VERNON, Calif. - Several elected officials gathered in Vernon Friday to push the Environmental Protection Agency to declare the former Exide battery-recycling plant a federal Superfind site. The designation would allow for federal funding to help clean up for at the plant that authorities said has leaked toxic and hazardous chemicals into thousands of properties in the area.
The Exide plant was home to a lead battery recycling facility, and operated for about 90 years before closing in 2015, according to the EPA. The company filed for bankruptcy in 2020, which resulted in the EPA taking over the decontamination and deconstruction of the building. That work was finished in May 2022, with the deconstruction of the lead processing smelter.
California authorities have said that the plant released toxic chemicals like lead, arsenic and mercury into more than 10,000 properties in Bell, Boyle Heights, Commerce, Maywood, East Los Angeles, Huntington Park and Vernon. The California Department of Toxic Substances Control has been dealing with the cleanup solo since May 2022. Elected officials visiting the site Friday said the cleanup efforts so far have not addressed the toxic chemicals at these other properties.
Portions of the Exide Technologies, lead-acid battery recycling plant located in Vernon are wrapped in white plastic. (Al Seib / Los Angeles Times
"For decades, Exide dumped lead and hazardous contaminants into these communities without consequence, and it’s clear to me that this community of neighbors, friends and families has been neglected by just about everyone involved," Sen. Alex Padilla, D-California, said in a statement. "There’s been misstep after misstep and it’s time to finally put an end to that and provide justice.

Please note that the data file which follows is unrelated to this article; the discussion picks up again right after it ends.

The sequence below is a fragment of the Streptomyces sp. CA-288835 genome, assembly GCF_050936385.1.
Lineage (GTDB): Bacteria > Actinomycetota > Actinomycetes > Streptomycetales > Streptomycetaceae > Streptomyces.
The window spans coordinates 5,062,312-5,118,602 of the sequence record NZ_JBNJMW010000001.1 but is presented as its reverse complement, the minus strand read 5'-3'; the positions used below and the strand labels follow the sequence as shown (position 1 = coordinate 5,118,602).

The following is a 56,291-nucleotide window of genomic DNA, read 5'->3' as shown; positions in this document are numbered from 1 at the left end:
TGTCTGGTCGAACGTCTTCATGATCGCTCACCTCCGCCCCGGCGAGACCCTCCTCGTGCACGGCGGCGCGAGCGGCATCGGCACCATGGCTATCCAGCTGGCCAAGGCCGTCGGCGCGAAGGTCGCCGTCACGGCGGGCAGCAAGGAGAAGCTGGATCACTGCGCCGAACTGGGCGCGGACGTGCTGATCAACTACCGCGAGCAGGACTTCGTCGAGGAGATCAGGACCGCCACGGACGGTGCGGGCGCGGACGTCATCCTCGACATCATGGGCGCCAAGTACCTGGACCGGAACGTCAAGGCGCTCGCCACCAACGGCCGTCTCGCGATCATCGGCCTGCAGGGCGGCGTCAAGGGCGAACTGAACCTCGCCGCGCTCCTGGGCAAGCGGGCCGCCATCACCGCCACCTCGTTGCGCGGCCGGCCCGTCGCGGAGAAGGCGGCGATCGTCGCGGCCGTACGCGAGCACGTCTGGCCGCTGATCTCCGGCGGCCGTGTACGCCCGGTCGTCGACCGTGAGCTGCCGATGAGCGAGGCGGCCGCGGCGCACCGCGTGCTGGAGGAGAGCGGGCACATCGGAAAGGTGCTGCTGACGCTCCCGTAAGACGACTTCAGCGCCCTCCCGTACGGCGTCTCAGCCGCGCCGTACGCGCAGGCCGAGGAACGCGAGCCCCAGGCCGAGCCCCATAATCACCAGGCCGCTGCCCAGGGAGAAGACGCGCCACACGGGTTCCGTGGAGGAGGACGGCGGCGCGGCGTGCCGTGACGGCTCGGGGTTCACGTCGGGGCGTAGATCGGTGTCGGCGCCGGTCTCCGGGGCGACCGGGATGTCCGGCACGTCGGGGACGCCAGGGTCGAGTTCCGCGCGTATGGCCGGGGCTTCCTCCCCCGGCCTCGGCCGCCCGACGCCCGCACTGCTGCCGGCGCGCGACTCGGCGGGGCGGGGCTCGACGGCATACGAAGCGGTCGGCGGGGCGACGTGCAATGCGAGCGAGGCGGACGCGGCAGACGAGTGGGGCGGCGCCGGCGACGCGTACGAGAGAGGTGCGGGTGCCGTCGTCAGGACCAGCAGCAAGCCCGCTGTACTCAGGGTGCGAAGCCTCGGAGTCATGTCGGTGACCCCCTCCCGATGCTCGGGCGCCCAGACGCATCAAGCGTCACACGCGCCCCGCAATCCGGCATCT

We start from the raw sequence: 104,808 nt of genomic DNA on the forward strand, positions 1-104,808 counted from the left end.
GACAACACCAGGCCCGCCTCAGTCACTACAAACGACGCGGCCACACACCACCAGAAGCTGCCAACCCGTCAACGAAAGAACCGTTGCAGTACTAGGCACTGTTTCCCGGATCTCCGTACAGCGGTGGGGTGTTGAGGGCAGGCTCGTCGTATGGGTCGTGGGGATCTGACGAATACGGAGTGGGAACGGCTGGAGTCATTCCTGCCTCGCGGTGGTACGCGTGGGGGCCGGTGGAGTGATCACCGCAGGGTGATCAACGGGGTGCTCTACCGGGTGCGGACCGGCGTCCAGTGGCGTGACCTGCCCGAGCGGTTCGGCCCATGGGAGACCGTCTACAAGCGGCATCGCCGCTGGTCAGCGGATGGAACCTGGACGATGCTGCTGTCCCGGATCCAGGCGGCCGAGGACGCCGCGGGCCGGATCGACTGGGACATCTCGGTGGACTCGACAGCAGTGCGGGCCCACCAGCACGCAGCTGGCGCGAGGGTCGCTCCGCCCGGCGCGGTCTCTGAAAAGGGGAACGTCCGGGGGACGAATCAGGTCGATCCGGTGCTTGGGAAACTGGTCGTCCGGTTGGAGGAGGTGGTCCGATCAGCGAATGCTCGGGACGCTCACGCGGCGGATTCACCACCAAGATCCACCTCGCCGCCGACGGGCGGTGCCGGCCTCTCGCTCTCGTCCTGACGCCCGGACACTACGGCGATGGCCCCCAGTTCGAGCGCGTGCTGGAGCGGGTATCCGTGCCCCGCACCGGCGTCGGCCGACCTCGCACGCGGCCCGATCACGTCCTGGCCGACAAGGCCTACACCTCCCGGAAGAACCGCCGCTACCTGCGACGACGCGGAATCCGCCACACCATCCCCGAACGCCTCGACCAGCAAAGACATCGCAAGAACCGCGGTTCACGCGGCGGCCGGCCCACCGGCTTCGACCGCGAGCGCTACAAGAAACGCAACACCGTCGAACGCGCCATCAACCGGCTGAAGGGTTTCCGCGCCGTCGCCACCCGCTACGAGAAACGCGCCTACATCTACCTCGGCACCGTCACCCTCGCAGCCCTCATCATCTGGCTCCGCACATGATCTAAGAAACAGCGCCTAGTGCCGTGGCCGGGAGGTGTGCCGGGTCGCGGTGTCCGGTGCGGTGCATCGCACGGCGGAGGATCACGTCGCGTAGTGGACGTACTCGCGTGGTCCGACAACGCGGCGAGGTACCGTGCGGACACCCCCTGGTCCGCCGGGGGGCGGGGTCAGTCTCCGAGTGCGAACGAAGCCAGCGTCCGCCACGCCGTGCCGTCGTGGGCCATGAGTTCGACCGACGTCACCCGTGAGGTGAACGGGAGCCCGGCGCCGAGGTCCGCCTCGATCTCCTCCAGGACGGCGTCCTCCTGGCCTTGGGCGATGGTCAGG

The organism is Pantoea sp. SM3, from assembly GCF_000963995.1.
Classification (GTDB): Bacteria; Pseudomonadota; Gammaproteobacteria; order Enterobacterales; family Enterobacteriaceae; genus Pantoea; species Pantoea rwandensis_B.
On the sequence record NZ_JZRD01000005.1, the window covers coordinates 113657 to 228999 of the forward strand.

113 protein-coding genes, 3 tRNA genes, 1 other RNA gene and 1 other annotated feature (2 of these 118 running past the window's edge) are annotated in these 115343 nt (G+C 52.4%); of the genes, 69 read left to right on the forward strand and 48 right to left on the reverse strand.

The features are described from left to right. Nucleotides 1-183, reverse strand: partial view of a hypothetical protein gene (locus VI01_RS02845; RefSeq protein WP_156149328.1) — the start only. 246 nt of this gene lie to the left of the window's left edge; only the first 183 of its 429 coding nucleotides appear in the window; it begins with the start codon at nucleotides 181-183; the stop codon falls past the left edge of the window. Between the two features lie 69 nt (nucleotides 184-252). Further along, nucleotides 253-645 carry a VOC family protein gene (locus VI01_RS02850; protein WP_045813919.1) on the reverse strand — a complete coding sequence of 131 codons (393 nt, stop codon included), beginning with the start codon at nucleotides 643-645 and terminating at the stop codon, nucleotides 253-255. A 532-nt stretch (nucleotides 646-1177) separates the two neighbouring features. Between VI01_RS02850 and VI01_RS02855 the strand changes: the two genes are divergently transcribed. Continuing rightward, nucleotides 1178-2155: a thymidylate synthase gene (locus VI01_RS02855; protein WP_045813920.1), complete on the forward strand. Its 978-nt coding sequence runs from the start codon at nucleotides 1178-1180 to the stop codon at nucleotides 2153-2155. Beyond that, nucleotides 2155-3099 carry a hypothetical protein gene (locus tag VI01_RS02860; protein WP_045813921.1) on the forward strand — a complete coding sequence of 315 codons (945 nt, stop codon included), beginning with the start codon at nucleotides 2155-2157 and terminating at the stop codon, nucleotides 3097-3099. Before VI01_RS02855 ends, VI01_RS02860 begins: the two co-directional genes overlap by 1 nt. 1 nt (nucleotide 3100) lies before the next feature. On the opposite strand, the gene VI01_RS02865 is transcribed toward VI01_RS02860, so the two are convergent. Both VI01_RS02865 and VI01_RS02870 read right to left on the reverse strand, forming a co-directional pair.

"I’m calling on the EPA to formally designate these impacted neighborhoods as a federal Superfund site to provide critical federal resources and expertise to make sure Southeast Los Angeles can count on a thorough cleanup that prioritizes the health and safety of everyone who lives here."
In 2015, the Department of Justice agreed not to prosecute Exide for violating hazardous waste laws if the company would shut down the Vernon plant and clean up the contamination in the area. When the plant closed, Exide pledged $50 million for cleanup of the site and surrounding area, but the bankruptcy settlement in 2020 allowed the company to abandon the facility.
California is now required to pay the remaining money necessary for cleanup. In 2020, an audit found that many facilities including day care centers and schools hadn't yet been decontaminated, and only about 2,000 residential properties had been decontaminated. Now that number is closer to 4,000 officials said, meaning there's still a lot of work that needs to be done.
"As a father of two young children, we cannot let our soil be contaminated by lead where our children play," Assemblyman Miguel Santiago said in a statement. "Lead poisoning can lead to developmental delays and miscarriages. This is why I have been working nonstop with community leaders and passing legislation to increase funding, increase oversight and increase the speed of Exide’s clean-up. As part of that, I am so happy to work with Senator Padilla’s team to make Exide a Superfund site so we can expedite the cleanup and eliminate Exide’s disastrous effect on our community once and for all."